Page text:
A few years ago, I went to visit a friend with terminal cancer. Ira knew his prognosis, but he was in good spirits that day and eager to tell me about his new doctor, a thoracic surgeon who owned a goat farm in West Marin and wanted to make cheese. Alas, the doctor could not do much for Ira, but I remembered his name and eventually began hearing about his cheese.
This summer I had the chance to meet Dr. David Jablons and his wife, Tamara Hicks, at the American Cheese Society conference in Sacramento. They were wearing aprons and standing behind a table, serving samples of the cheeses from their year-old creamery, Tomales Farmstead. The next evening, they won a second-place ribbon for their aged sheep’s milk tomme, Atika. Ira would have been thrilled.
Last week, I visited the creamery, an impeccable facility designed to process the milk of the farm’s 200 goats and 100 sheep. Both Jablons and Hicks, a clinical psychologist, maintain busy practices in San Francisco and leave the cheesemaking to Jennifer Kirkham.
A creamery wasn’t on their radar when the couple bought the 160-acre property a dozen years ago. They enjoyed hiking in the area, and the landscape reminded Jablons of coastal Maine, which he loves. The goats came next, and for years Redwood Hill Farm bought the milk. But the fluid-milk business “didn’t pencil out,” says Hicks, so they began the arduous process of building a creamery to make farmstead cheese.
Jennifer Kirkham produces four cheeses currently, all of them first rate:
Liwa: a tangy, fresh goat cheese released at three days; tart, rindless and lemony.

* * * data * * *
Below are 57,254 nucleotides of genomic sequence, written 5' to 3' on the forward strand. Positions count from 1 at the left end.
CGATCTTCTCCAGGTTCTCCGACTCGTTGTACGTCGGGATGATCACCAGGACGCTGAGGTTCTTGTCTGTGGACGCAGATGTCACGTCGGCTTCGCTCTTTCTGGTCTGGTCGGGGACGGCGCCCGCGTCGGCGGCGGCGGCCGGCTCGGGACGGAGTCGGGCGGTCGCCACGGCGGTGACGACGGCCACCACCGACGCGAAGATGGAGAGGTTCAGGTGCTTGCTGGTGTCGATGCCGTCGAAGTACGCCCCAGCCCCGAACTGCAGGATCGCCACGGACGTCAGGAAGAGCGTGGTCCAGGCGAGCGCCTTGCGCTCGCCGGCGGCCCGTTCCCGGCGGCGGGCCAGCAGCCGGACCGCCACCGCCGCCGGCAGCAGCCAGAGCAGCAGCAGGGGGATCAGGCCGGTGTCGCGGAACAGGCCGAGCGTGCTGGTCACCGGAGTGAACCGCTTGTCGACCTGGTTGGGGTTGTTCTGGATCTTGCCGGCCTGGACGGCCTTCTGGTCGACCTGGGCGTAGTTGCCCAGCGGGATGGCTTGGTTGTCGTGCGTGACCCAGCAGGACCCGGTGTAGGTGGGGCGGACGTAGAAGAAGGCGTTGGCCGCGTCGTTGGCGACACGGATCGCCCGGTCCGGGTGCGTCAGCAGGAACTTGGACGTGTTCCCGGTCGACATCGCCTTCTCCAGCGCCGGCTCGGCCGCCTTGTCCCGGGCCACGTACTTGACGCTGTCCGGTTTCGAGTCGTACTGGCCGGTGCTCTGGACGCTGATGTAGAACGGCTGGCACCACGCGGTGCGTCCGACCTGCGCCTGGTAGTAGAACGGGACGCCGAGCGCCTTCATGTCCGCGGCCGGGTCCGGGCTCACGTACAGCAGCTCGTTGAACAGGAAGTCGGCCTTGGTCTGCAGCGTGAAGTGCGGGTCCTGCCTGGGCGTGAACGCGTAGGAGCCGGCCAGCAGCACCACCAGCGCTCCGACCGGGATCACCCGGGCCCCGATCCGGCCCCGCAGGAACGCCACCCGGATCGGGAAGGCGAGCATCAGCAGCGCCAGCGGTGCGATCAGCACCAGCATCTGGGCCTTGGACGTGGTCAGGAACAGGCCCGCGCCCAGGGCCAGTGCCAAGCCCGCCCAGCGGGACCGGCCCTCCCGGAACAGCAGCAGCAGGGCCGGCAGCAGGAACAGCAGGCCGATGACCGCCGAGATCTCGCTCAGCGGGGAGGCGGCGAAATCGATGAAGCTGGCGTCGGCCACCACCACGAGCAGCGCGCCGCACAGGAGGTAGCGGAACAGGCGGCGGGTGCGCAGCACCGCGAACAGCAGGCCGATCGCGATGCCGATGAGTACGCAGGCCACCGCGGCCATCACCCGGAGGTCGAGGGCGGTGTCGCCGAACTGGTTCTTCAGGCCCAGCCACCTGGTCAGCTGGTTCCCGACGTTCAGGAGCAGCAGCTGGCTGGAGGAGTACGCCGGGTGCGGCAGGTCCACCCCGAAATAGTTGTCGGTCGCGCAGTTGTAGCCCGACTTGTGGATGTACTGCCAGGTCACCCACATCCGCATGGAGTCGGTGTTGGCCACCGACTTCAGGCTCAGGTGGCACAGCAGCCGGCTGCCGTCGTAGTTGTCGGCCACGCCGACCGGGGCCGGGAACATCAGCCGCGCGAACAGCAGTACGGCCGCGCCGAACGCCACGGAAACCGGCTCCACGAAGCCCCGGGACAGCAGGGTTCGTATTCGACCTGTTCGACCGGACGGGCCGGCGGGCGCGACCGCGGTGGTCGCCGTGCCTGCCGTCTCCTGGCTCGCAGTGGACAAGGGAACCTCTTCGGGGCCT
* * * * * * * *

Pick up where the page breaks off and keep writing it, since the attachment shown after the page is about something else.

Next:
Kenne: identical to Liwa but matured at the creamery for three weeks; the half-pound square (top picture, upper cheese) develops a geotrichum rind—a soft, wrinkled cloak that is fully edible. At optimum ripeness, about four weeks, Kenne will have a “cream line,” a molten layer just under the rind, and a firm yet creamy core. The cheese has a lovely sour-cream aroma with a hint of mushroom.
Assa: an aged 3- to 4-pound goat cheese tomme (top picture, lower cheese) washed with brine during its three-month maturation; Chardonnay is added to the final washings. The rind is thin and dry, the texture firm, friable and a little sandy. Assa’s aroma reminds me of cheesecake and light caramel, and I love its lively acidity and sweet finish.
Atika: a blend of sheep and goat milk in roughly equal parts, this 3- to 4-pound tomme smells like warm melted butter and crème fraiche. The rind is hard, dry and deeply marked by the draining basket. The firm, dry paste has numerous small openings, and the flavor is buttery and tart.